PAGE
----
Mauritius Times 60 Years Ago
Although Rozemont was the President of Labour, it has always been said that Dr Ramgoolam was its virtual leader. Will Ramgoolam step into his shoes?
One big problem, the problem of constitutional reforms is still awaiting a happy solution and the death of Rozemont has brought about a number of new problems.
The first question which people started to put to themselves as soon as the news of Rozemont’s death got round was: who is going to replace him? Replacing him is really out of the question. People might be found to succeed him but not to replace him.
Rozemont was not just a trade union official or a Labour Party man. He was a leader of the downtrodden who was adored by the people he served. The common man could see in him not only a leader but a friend as well. The wound his death has inflicted will take time to heal; the void his loss has created is not be filled easily.
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The Labour Party has to find a President. We know next to nothing up to now to whom will go that office.
Wilfrid l’Etang, the Vice-President, is very unlikely to chosen to succeed Rozemont. We say this not because we doubt the ability or sincerity of l’Etang but because we think that as an old fighter he deserves some rest.
Although Rozemont was the President of the Labour Party, it has always been said that Dr Ramgoolam was its virtual leader. Will Dr Ramgoolam then step into the shoes of Rozemont? Very unlikely again. There is enough sill talk of communalism without his being President.
We don’t want to anticipate the choice of the Labour Party but at the same time we cannot resist the temptation of making a wild guess. The man we have in mind is Forget.
There’s a man of mettle for the mere taking.
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The Labour Party has to find a candidate to put up at the by-election of Port Louis. Who will be that man?
It is rumoured that the eventual candidate is going to be either Changkye or Dr Dupre. On the other side, among others, there will be Bhujoharry.
It is rumoured that Bhujoharry will cut quite a good figure at the election. The Labour Party will no doubt be very cautious in the choice of its candidate to face such an opponent.
The choice between Changkye and Dr Dupre is also a choice between a new and an old generation. They are both men who are devoted to Labour principles. If Dr Dupre can bring the wisdom of his experience to council Changkye can bring the zeal and enthusiasm of youth.
It’s not easy to foresee what will prevail.
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Then there is the stalemate at the Municipal Council. It’s not only Rozemont’s seat that is vacant: all the Labour Members have resigned en bloc. At long last our cherished wish been fulfilled.
Will Government suspend the Municipal Council to replace it by a caretaker commission as outlined in the Labour motion that got through last week? Or, will there be a by-election? Or, is the remaining Council going to pull through till December when elections are due?
Suspension of the Council would be a drastic step indeed. The stand taken by the Municipal Council on the motion of Ducasse will surely provide more food for thought to government.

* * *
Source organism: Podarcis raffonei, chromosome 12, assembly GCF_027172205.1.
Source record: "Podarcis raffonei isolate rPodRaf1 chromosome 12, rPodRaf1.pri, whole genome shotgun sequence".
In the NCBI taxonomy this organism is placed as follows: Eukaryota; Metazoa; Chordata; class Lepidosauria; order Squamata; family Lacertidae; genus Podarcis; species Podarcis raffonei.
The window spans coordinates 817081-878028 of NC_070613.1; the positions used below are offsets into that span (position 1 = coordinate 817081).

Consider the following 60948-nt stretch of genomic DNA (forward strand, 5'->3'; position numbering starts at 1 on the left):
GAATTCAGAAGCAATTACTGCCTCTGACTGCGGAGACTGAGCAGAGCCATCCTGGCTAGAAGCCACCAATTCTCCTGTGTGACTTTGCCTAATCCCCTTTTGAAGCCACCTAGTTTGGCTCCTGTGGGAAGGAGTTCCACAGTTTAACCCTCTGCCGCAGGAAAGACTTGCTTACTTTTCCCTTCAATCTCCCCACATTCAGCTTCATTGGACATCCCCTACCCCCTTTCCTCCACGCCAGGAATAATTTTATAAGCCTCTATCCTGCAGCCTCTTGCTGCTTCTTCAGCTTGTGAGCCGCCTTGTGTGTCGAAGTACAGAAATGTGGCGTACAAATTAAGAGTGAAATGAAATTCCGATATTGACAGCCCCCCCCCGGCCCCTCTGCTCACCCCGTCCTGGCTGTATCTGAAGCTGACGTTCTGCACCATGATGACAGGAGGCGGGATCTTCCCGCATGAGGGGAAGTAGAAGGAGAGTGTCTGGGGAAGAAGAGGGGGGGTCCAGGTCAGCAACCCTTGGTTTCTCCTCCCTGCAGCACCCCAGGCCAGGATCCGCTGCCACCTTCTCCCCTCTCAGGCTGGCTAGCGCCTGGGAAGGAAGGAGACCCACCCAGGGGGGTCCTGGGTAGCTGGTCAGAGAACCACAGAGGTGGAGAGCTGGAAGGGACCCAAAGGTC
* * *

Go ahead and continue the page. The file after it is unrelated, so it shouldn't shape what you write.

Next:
A by-election could have been held but where is the untarnished electoral register?
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And Rozemont has to be replaced in the field of trade unionism also where he was extremely popular.
The rise of Moignac in the trade union line has been remarkable. We sincerely hope that he will fill the void at Trade Union House to some extent.
Trade unionism is in a certain way a training ground for politicians. When politicians graduate from it they are far from being of the armchair type. They are not refined intellectuals but they are admirable organisers and down-to-the-earth men who can understand properly the man with the hoe and the man with the hammer and sympathize with them. Rozemont was a glowing example of that class of politician.
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The death of Rozemont which has brought in its train so many problems has also provided on answer to the question of the Hindu peril.
Anti-Labourities would have it that the Labour Party is a Hindu dominated party. Will those who saw the surging coloured mass of humanity at Rozemont’s funeral persist in making that groundless accusation?
The coloured men who shouldered the coffin and who, so to say, supported Rozemont to the grave did not do so simply because Rozemont was a coloured man. They did so because he was a Labour leader.
Anti-Labourites may well ask themselves; but why had Rozemont the funeral fit for a king? And the answer will easily be forthcoming: because he was a true Labourite and Labourites are not motivated by consideration of community, class, caste, colour or creed.
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To the number of new questions, Le Cerneen is adding another new one: the formation of political parties based on religions! Brother NMU has visibly lost his bearings. By the way, what will be done with the Parti Mauricien which has in its fold representatives of all the minority communities?
Anyway it’s for the dazed anti-Labourites to find a way out of the circuitous maze in which they are. The path of Labour is straight and clear-cut and far from being foggy.
* Published in print edition on 18 August 2017